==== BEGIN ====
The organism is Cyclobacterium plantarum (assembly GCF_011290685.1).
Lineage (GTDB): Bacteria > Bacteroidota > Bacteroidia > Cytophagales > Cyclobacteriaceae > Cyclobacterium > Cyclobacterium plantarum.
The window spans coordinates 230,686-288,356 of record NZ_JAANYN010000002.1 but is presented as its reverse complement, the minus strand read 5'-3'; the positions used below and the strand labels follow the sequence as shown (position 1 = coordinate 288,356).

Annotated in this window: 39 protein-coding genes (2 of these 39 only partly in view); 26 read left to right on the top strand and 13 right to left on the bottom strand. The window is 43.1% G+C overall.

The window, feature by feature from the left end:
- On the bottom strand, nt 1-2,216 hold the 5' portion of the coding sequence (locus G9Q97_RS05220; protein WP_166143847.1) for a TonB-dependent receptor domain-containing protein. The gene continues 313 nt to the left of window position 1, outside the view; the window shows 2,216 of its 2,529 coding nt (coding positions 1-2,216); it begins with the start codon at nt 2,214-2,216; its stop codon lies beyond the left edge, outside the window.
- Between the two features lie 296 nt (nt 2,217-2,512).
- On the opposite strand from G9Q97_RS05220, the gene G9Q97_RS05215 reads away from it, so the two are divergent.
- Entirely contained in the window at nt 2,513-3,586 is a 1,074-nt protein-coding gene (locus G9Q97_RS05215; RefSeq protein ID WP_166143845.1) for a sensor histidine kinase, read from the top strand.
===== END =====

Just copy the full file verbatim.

The organism is Cyclobacterium plantarum (assembly GCF_011290685.1).
Lineage (GTDB): Bacteria > Bacteroidota > Bacteroidia > Cytophagales > Cyclobacteriaceae > Cyclobacterium > Cyclobacterium plantarum.
The window spans coordinates 230,686-288,356 of record NZ_JAANYN010000002.1 but is presented as its reverse complement, the minus strand read 5'-3'; the positions used below and the strand labels follow the sequence as shown (position 1 = coordinate 288,356).

Annotated in this window: 39 protein-coding genes (2 of these 39 only partly in view); 26 read left to right on the top strand and 13 right to left on the bottom strand. The window is 43.1% G+C overall.

The window, feature by feature from the left end:
- On the bottom strand, nt 1-2,216 hold the 5' portion of the coding sequence (locus G9Q97_RS05220; protein WP_166143847.1) for a TonB-dependent receptor domain-containing protein. The gene continues 313 nt to the left of window position 1, outside the view; the window shows 2,216 of its 2,529 coding nt (coding positions 1-2,216); it begins with the start codon at nt 2,214-2,216; its stop codon lies beyond the left edge, outside the window.
- Between the two features lie 296 nt (nt 2,217-2,512).
- On the opposite strand from G9Q97_RS05220, the gene G9Q97_RS05215 reads away from it, so the two are divergent.
- Entirely contained in the window at nt 2,513-3,586 is a 1,074-nt protein-coding gene (locus G9Q97_RS05215; RefSeq protein ID WP_166143845.1) for a sensor histidine kinase, read from the top strand.